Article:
|Chuck and Wathina Luthi. “We have received terrific value from the hog operation’s manure,” says Chuck.|
The couple also grows forage crops year round on their 280 acres of irrigated land, specifically Red River crabgrass, Old World Bluestem, Big Bluestem, Sand Love, and many other native grasses. They use some of the seed on their own pastureland to support their cattle operation and sell the rest.
Using treated effluent as crop fertilizer has made a real difference to the farm’s bottom line. “We had been spending up to $7,000 a year on commercial fertilizer,” says Chuck. “Using effluent has eliminated that cost. And we are growing some varieties of grass that we would not have been able to grow before.”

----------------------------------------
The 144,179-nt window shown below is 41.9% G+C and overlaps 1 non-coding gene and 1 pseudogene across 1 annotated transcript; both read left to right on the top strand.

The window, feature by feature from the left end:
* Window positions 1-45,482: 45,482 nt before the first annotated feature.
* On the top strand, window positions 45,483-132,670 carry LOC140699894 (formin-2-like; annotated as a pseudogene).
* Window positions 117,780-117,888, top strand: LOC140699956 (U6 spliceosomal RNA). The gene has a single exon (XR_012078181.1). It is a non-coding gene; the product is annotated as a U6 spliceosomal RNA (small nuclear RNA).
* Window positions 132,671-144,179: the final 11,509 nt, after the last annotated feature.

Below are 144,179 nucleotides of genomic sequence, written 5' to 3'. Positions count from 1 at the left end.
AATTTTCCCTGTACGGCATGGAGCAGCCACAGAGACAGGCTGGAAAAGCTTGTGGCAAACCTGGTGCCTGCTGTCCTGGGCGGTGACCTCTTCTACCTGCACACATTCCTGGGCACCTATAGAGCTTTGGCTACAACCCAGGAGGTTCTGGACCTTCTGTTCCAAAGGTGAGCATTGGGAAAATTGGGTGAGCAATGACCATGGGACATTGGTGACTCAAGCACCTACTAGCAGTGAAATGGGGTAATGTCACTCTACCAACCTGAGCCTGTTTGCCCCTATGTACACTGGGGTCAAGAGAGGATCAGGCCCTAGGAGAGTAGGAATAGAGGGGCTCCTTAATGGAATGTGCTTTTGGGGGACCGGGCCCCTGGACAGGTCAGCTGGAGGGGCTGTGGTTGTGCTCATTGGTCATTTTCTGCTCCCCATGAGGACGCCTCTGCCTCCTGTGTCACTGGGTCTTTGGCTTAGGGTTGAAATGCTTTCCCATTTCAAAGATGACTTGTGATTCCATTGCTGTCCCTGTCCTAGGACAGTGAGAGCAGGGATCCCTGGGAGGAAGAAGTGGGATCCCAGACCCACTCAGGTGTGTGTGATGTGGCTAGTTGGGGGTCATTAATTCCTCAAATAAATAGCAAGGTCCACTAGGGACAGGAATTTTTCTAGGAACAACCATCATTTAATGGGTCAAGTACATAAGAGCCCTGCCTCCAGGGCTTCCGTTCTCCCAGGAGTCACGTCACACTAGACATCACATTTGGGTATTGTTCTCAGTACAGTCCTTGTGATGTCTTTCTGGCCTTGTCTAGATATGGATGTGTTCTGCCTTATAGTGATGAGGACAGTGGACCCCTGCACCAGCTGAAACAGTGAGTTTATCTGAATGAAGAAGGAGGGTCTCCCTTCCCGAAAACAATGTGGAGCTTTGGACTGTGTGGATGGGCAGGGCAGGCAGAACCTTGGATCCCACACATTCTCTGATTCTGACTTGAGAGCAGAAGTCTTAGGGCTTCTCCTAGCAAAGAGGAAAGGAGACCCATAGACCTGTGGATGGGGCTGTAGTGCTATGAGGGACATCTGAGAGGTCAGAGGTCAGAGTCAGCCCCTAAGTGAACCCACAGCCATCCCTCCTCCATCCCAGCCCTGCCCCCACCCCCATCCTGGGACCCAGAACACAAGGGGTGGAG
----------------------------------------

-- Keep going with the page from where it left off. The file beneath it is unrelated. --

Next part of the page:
Their cropland is soil tested once a year, and this is compared to the nutrient test they conduct annually on the effluent in the second stage of their two-stage lagoon. Using these values, they are able to calculate how many gallons of effluent to apply per acre, using a towable, center-pivot, irrigation system. The effluent is pumped to the Reinke towable irrigation system using a 100-horsepower, John Deere engine connected to a Berkley centrifugal pump, capable of pumping 2,000 gallons per minute.
Nutrient build-up in the soil has not become a problem, says Chuck, because the forage crops remove almost all of the added nutrients.